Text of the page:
Self-employment takes motivation – what motivates you?
Thankfully I was born motivated. I was also bullied badly at school and I think that has resulted in an almost subconscious drive to make something of my life. I have always been more of a ‘human doing’ than a ‘human being’.
No matter what your trade if you are self-employed you have to have some business savvy to succeed – what would you say is yours?
Love what you do and do what you love. If you are really passionate about what you do you cannot fail. I couldn’t do what I do if it was just a job, it would be too hard. Also treat every client, supplier and employee as you would want to be treated and try to give a little bit more than they expect; they will always remember (and recommend) you. Oh and keep on top of the paperwork!
A lot of your work would be seasonal – how do you manage during the quiet times?
Landscape gardening is difficult as it is weather dependant and seasonal as well as being incredibly physical and male orientated. Not that that’s ever been a problem; I have earned a great deal of respect from the lads by working alongside of them and never asking them to do anything I wouldn’t do myself. I still get to wash the cement mixer out at the end of the day!
In the 25 years I have run the Landscaping business, every winter has been a ‘recession’; I cut my cloth accordingly, am grateful to loyal client’s and plan as much as I can for the spring. Spring always follows winter, day follows night, good times will always follow difficult times. I have learned to accept the quiet times as a ‘rest-session’. Nature teaches that for healthy growth, quiet times are necessary and it is often in the quieter months that my most creative ideas and projects are born. Go with the flow, not against it. Worrying and fretting will not make the phone ring.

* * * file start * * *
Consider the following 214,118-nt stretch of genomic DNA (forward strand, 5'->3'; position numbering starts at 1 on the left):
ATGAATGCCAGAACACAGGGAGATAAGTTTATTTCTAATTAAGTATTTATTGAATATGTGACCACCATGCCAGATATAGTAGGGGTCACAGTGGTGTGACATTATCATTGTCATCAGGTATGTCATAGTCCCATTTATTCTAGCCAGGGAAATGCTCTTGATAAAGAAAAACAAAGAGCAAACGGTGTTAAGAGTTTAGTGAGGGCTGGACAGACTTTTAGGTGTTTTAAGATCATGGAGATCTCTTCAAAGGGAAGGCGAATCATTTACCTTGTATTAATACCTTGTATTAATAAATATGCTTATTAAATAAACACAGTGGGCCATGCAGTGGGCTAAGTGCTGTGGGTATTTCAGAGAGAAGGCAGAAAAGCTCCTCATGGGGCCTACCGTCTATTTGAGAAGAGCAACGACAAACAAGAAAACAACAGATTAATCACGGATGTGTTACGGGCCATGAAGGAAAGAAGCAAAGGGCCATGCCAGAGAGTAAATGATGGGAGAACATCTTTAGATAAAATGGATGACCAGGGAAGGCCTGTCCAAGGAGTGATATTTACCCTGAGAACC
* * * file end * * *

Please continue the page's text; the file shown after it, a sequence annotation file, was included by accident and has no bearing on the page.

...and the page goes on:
What type of advertising do you do?
Mostly word-of-mouth, though the numerous articles and columns I write and the talks I give ensure I keep a presence in people’s minds which I think is important. I have never paid for an advert in my life. My first column was created 25 years ago when I suggested to a local newspaper that I write a weekly column for free in exchange for an advert to go alongside of it. I have written a weekly column for that paper - The Tindle Group – ever since.
Do you use Social Media at all?
I was ‘dragged’ into Social media and the more I use it the more I realise the benefit of it. I use my Facebook page more than Twitter but I’m getting there. I even have a LinkedIn page but that is early days. You reach so many people; people who are interested in what you do. I can’t go so far as to say I enjoy it but I realise it’s value to my businesses. My main problem is finding the time.
From your interviews you must have some famous names in your phone book – can you name some favourites?
As well as celebrities I also insist on interviewing ‘people of interest’ now and then – they are usually the most interesting. I have interviewed the World’s oldest twins (who are Welsh), the owner of the World’s largest Leech farm (also here in Wales) and a fabulous Native American Indian Healer. Celebrities include Bill Bailey, Julian Clary, Sarah Beeny, Dara O’Briain, most of the Welsh Rugby team, Bill Turnbull, Joe Calzaghe and the Barefoot Doctor. Julian Clary called me out of the blue one evening to talk about buying a couple of my little piglets, it was weird hearing him say, “Hi Lynne, Julian here, have you got a minute ….”
What is planned in the near future for the Lynne Allbutt Enterprise?
Next year promises some very exciting harvests. I have spend the last couple of years sowing seeds that are about to come to fruition. The biggest project will be the Zoopharmacognosy, and I am working with the incredible Caroline Ingraham planning workshops and talks galore to bring this amazing concept to every household that has a pet. I also have two books to write and several other projects to develop as well as continuing to find time to just stop and smell the roses on this amazing journey!
Thank you for taking time out for this interview Lynne. Good luck in your future ventures and I’m sure with your drive and enthusiasm you will succeed in everything you try your hand at.